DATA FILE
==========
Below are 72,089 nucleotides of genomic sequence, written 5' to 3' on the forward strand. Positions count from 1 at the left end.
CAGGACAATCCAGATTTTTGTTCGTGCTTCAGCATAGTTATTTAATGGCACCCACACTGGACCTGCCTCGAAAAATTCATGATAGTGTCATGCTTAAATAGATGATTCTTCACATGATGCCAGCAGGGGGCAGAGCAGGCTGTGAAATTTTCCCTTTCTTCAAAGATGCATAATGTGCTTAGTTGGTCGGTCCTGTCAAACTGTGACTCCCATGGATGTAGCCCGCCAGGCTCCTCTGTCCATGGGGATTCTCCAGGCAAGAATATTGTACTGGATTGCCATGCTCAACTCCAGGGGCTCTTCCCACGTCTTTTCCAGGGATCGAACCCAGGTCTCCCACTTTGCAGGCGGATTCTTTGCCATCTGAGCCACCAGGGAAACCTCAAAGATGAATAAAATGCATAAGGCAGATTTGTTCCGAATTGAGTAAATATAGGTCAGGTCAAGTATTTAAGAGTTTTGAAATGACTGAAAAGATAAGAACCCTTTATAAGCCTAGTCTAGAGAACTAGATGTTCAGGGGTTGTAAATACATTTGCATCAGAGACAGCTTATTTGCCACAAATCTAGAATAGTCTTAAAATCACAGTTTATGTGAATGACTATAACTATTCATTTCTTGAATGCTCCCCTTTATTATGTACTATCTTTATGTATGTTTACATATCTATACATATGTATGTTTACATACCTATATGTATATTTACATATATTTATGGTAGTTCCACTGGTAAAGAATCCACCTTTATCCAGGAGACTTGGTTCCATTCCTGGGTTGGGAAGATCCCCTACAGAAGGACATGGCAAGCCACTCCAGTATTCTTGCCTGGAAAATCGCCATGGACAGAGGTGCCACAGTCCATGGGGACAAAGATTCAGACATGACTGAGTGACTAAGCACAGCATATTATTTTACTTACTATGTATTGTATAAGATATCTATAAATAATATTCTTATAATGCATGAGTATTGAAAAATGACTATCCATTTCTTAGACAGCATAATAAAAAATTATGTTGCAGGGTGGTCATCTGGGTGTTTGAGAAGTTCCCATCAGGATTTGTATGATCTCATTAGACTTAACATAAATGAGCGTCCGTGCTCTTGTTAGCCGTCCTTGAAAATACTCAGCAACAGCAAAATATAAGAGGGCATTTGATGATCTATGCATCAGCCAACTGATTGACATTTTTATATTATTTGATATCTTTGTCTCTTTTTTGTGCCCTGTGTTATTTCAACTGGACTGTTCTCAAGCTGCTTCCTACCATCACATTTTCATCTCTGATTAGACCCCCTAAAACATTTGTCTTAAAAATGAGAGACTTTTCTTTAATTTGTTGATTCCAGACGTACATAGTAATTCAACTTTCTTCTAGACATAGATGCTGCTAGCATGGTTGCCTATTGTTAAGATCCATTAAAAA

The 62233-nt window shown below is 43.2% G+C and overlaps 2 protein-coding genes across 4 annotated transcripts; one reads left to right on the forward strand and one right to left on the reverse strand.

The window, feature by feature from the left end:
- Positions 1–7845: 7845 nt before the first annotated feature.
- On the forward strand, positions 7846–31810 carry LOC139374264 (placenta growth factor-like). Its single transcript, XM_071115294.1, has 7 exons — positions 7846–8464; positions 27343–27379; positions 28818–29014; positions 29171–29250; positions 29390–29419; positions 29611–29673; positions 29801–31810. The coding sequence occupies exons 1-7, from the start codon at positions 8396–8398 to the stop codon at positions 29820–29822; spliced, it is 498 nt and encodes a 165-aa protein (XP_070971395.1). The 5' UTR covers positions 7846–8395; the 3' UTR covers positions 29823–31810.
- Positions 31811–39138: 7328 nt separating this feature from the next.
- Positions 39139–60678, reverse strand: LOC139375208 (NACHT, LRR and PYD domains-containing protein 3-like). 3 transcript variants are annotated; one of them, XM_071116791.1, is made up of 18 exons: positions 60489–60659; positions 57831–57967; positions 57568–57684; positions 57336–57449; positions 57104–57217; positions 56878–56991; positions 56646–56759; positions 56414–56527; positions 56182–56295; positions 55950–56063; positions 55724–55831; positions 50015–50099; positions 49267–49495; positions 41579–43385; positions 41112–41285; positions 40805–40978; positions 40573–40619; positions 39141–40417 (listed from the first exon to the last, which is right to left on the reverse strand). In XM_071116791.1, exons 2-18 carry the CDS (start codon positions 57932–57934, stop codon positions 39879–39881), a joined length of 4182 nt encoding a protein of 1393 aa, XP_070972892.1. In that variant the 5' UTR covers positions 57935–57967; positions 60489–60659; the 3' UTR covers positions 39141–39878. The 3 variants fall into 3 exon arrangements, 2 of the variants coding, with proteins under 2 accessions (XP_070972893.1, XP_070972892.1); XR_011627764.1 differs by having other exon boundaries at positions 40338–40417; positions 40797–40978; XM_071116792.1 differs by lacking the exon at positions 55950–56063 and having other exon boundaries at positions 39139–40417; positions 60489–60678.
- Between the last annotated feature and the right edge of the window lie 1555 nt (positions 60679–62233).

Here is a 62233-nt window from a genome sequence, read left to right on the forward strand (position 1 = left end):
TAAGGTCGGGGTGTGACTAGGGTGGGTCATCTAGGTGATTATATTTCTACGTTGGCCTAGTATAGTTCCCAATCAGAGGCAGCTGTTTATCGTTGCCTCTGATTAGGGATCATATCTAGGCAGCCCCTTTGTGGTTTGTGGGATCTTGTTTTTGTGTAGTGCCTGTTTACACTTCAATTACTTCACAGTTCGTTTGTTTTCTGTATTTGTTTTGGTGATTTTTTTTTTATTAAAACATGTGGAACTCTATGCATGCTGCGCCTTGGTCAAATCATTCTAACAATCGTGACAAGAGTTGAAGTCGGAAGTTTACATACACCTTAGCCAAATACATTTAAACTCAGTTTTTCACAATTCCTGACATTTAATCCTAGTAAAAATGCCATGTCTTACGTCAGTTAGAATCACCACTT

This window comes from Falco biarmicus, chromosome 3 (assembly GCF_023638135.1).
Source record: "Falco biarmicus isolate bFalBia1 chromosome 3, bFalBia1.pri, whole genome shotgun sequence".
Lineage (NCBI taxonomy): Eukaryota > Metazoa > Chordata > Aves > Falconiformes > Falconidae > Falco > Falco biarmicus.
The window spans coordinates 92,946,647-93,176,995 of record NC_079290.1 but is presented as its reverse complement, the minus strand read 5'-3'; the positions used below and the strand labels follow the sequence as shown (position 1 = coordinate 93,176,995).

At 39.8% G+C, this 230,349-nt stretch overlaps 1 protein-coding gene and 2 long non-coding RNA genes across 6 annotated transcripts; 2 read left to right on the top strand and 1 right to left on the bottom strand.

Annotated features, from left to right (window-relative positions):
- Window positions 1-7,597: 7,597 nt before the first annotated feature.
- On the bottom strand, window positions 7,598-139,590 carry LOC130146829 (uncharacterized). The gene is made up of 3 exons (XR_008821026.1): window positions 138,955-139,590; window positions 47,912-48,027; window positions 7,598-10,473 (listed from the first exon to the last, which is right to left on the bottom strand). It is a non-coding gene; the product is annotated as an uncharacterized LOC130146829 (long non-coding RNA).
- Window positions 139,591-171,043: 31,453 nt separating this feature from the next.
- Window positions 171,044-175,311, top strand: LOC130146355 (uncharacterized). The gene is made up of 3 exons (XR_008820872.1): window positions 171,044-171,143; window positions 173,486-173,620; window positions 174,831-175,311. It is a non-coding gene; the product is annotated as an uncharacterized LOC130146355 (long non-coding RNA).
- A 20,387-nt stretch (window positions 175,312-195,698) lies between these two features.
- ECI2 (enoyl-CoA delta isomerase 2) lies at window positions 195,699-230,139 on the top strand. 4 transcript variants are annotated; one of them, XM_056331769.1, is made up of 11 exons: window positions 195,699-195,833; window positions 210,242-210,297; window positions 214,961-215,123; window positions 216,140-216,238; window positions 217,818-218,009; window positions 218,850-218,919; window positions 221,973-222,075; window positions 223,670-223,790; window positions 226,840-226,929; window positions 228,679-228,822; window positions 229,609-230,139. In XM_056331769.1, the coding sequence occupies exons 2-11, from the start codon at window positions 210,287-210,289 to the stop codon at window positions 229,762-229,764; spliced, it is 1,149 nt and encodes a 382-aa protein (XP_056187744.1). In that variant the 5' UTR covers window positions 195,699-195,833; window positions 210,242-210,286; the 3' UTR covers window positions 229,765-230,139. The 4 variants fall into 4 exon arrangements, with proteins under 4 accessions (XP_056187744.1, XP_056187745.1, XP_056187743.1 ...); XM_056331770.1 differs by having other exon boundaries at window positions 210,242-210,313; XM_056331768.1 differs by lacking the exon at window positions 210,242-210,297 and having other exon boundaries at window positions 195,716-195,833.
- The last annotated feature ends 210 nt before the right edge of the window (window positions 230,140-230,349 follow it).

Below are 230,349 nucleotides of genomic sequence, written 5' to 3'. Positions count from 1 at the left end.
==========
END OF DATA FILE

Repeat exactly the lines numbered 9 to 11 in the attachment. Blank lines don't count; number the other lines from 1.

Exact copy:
- Between the last annotated feature and the right edge of the window lie 1555 nt (positions 60679–62233).

Here is a 62233-nt window from a genome sequence, read left to right on the forward strand (position 1 = left end):
TAAGGTCGGGGTGTGACTAGGGTGGGTCATCTAGGTGATTATATTTCTACGTTGGCCTAGTATAGTTCCCAATCAGAGGCAGCTGTTTATCGTTGCCTCTGATTAGGGATCATATCTAGGCAGCCCCTTTGTGGTTTGTGGGATCTTGTTTTTGTGTAGTGCCTGTTTACACTTCAATTACTTCACAGTTCGTTTGTTTTCTGTATTTGTTTTGGTGATTTTTTTTTTATTAAAACATGTGGAACTCTATGCATGCTGCGCCTTGGTCAAATCATTCTAACAATCGTGACAAGAGTTGAAGTCGGAAGTTTACATACACCTTAGCCAAATACATTTAAACTCAGTTTTTCACAATTCCTGACATTTAATCCTAGTAAAAATGCCATGTCTTACGTCAGTTAGAATCACCACTT